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Los Angeles, and California at large, is often viewed peripherally, as a fiction borne of a privileged right to the land of the American West, lingering still in the movie studio fantasies which hold a one-sided mirror to the variant cultures within. It’s Snowing in LA, curated by Amy Kahng and Mary McGuire, examined the relationship between Los Angeles and Korea, as interpreted by Korean artists who have lived in both places. Yet Korea, presumably South Korea, is not merely a city; the comparison of one Western cosmopolis of 4 million people to a country of over 50 million was disorienting, and further confused by a noticeable absence of work bearing any evidence of a “lived” experience of Korea. Much of the work on view relied on the idea that Los Angeles has no inherent culture, devaluing its sites of interest and likening the city to that blank, absorbent theater screen, a surface on which to project.
Minha Park’s video, A Story of Elusive Snow (2013), opens with the artist driving on the 101 freeway, longing for the snow of her homeland. She turns to found footage and fake-snow supplier videos, searching for seasonal comfort (“Hollywood’s special magic” as she calls it) amongst her new surroundings. Going so far as to produce the fake snow herself, the artist’s sincere yearning for that particular ethereal comfort discards openness to time anew. Instead of availing herself to new experiences, she reduces the city to its weather and industry. “It’s confetti, refrigerated,” Alfred Hitchcock gesticulates at a snowperson in a found clip in Park’s video. “For realism.”
Borrowing Art from Ikea (2018) by Sejin Hyun, a glib take on the already timeworn ready-made, presented a dining room tableaux: the Swedish retailer’s faux-Modernist furniture set against a pink swath of paint on the otherwise white gallery walls. Referring to the largest Ikea stores in the world, in Seoul and Burbank respectively, Hyun’s installation insinuated both as transitional places devoid of personality, their aspirational “modernization” indicated only by “affordable” and supposedly ubiquitous, European, bourgeois furnishings. Akin to the cheap trick of fake snow, Los Angeles becomes nothing more than the slushy remains of generic simulacra, complete with a full refund.
Dahn Gim’s sound installation not so muffled (2014), a soft, epidermal-esque veneer of stitched upholstery stretched around a car muffler, recalls Robert Morris’ Box with the Sound of its Own Making (1961). Veering from the conceptual to the literal, the sculpture plays a dampened and markedly “female” voice impersonating a car muffler, a device which is designed to reduce engine noise. An allusion to traffic congestion, the object reproduces a cross-cultural trope: virile automobiles sold via “feminine” allure. Similar to Min ha Park’s semi-abstract oil paintings of glaring skyscapes, Gim’s sculpture situates Los Angeles (to say nothing of Korea) as a locale polluted just as much by disposable objects as it is by light and smog.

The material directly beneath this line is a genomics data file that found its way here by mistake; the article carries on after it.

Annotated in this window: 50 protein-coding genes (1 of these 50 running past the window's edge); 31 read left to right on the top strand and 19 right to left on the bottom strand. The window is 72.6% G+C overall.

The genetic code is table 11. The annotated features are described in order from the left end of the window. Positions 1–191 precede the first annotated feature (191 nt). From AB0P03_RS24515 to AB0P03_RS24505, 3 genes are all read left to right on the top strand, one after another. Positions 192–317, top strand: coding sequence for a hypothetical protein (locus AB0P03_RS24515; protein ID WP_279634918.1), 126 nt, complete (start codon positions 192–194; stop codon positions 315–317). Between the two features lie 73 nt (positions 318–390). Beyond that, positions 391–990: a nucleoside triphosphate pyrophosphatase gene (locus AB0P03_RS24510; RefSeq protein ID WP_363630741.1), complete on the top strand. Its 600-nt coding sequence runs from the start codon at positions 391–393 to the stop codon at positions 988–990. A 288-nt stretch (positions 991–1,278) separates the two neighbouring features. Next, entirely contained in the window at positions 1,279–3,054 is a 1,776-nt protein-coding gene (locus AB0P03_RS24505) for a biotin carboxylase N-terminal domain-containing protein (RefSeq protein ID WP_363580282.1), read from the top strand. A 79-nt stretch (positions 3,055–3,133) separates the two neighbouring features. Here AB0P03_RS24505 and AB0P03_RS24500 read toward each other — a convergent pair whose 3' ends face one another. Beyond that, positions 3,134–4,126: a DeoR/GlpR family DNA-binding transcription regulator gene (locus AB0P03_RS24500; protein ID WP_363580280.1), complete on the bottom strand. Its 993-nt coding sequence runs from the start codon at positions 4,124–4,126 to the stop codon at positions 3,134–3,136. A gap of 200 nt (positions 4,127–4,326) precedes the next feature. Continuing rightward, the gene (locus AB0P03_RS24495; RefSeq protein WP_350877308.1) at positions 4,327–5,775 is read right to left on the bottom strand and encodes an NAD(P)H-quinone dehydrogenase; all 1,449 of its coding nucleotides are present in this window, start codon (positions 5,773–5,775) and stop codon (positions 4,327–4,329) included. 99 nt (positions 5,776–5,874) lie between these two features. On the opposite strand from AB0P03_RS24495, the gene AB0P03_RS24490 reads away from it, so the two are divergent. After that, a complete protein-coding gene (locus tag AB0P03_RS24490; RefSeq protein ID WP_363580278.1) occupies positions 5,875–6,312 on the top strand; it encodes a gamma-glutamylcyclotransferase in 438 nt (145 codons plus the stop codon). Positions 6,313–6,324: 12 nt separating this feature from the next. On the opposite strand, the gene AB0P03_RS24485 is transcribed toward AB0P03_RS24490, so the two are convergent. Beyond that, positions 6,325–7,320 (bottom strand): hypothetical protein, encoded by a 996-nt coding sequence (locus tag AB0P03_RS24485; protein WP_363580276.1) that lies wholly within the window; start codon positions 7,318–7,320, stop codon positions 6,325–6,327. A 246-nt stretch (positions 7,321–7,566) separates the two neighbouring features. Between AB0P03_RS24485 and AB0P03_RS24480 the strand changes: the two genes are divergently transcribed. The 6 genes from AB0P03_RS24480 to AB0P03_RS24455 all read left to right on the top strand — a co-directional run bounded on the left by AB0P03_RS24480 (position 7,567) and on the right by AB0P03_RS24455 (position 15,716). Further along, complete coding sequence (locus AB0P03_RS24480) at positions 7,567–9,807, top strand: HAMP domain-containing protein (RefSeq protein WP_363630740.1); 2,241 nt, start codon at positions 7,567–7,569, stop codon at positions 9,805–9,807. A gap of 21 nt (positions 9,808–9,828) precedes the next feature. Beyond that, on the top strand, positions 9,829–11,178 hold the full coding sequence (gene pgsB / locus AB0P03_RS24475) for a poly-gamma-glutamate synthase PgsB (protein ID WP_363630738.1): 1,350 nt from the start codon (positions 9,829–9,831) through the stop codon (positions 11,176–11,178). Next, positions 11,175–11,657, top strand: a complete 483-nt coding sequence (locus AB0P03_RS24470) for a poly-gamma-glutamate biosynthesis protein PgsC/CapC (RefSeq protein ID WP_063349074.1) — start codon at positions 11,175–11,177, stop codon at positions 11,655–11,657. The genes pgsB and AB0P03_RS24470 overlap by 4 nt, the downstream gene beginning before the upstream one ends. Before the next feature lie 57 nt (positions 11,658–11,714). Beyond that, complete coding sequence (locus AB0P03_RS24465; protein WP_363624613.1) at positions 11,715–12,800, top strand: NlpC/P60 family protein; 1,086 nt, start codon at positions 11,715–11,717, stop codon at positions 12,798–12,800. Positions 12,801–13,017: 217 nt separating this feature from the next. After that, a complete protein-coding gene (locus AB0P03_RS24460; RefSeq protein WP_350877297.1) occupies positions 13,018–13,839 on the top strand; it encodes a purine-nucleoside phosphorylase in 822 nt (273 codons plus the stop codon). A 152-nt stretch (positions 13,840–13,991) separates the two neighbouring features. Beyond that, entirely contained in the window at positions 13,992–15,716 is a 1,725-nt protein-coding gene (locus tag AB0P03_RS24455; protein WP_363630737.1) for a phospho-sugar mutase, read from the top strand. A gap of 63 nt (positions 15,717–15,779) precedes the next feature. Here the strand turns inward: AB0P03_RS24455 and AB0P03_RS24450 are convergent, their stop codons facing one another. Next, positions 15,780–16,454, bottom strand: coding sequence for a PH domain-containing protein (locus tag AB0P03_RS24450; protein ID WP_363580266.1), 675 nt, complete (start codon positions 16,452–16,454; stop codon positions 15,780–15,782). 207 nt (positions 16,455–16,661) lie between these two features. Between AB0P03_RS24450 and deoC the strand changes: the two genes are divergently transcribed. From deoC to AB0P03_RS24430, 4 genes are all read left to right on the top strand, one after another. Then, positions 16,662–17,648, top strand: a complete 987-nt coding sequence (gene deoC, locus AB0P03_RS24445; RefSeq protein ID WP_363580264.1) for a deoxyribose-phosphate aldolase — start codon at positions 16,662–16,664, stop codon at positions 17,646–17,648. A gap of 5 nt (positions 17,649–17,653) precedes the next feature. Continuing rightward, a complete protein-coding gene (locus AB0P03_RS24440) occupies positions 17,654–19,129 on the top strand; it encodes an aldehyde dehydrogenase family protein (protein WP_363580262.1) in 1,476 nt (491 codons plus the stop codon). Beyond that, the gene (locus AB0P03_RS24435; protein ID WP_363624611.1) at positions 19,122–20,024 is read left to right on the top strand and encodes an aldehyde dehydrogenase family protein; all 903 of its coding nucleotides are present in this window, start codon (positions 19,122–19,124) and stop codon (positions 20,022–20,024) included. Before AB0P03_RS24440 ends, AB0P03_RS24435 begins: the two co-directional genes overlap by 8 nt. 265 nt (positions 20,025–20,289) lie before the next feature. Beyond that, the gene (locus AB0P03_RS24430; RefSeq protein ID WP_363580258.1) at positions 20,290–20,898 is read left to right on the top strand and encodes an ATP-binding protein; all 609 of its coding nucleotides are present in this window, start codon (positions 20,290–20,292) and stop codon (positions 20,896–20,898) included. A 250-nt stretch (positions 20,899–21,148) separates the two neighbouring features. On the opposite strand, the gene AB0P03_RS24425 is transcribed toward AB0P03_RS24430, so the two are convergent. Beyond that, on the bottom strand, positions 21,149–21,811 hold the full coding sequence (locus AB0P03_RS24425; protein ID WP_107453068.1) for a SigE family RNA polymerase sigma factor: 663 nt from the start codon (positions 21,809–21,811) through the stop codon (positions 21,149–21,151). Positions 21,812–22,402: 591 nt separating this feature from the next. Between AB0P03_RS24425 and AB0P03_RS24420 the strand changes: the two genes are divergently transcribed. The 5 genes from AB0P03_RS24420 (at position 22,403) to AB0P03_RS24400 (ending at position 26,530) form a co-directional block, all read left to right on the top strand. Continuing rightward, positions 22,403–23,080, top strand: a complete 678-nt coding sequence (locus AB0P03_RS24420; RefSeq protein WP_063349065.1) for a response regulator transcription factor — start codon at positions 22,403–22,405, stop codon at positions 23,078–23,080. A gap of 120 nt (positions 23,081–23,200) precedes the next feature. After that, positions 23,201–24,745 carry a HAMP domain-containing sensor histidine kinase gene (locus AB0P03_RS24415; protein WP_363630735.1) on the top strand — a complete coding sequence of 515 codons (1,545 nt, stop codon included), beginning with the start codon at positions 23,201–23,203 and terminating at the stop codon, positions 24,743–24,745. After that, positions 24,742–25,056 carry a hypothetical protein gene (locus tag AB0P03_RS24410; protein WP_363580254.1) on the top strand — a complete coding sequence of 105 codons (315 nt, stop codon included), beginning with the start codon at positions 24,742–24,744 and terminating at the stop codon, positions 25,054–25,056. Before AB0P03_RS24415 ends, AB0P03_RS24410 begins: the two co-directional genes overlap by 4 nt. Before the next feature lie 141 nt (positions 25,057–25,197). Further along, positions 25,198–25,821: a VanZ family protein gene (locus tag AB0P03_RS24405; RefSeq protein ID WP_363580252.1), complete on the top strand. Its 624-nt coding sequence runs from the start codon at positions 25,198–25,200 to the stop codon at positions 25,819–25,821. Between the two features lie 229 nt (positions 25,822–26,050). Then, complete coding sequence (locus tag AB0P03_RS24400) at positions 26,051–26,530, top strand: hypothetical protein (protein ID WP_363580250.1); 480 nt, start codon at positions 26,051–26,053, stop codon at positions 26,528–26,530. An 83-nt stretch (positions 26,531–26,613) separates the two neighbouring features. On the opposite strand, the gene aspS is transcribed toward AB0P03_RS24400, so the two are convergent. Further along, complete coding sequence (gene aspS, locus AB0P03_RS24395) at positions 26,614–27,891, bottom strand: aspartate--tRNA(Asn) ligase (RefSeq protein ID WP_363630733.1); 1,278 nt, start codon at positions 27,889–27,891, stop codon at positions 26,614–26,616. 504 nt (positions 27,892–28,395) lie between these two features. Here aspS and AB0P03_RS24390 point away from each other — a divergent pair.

Kang Seung Lee’s somber Untitled series (2017) draws from the L.A. Times’ photographs of the 1992 L.A. Riots. In one image, police chase a Latino man; in a second, grafiti reads, “la revolución es la solución!” Etching the archival image by hand before transferring to print, Lee explores the site of violence through the representation of othered bodies in the gray interplay of graphite and ink, a nod to both mass media and early mark-making. These captivating cenograph prints gracefully navigate the eruption of the discriminatory housing and business policies which contributed to the establishment of K-Town proper and played out in the Riots. Despite these subtleties, the editioned takeaways which accompany the framed prints read more as commodified souvenirs, too tranquil in their re-representation of turmoil, too faint to impose a future solution.
While participants in the exhibition were not bound to the West’s understanding of Cold War legacies (or the opinions of this white author) it seems odd that nothing is said of the Reunification Summit last April, or nothing of Korea’s emergence as a major Capitalist economy following colonization by Japan, America, and the Soviet Union. Each artist’s relationship to L.A. does not feel realized either, leaning too much on Hollywood conjurings, news footage, and take-out menus, broad impressions gleaned from screens afar and moving cars.
The exhibition focused too much on the aura of the urban—as if Korea is simply Seoul and Los Angeles just a city of émigrés who relocated solely to pursue graduate degrees at various Southern California institutions. Perhaps the solace of the movie-set snow or the frozen impression of ink are exactly the sensorial minutia which constitute the feeling of being “in-between” country and city. Yet despite the broad-sweeping theme, none of the work directly called on Korea itself or attested to a “felt” resonance of place, disregarding the vibrancy of either country or city beyond the timely, quarter-century anniversary of the L.A. Riots. Instead, like the movies, It’s Snowing in LA appreciated the city solely for its capacity for ready-to-assemble, cosmetic transformation. For realism.
This review was originally published in Carla issue 13.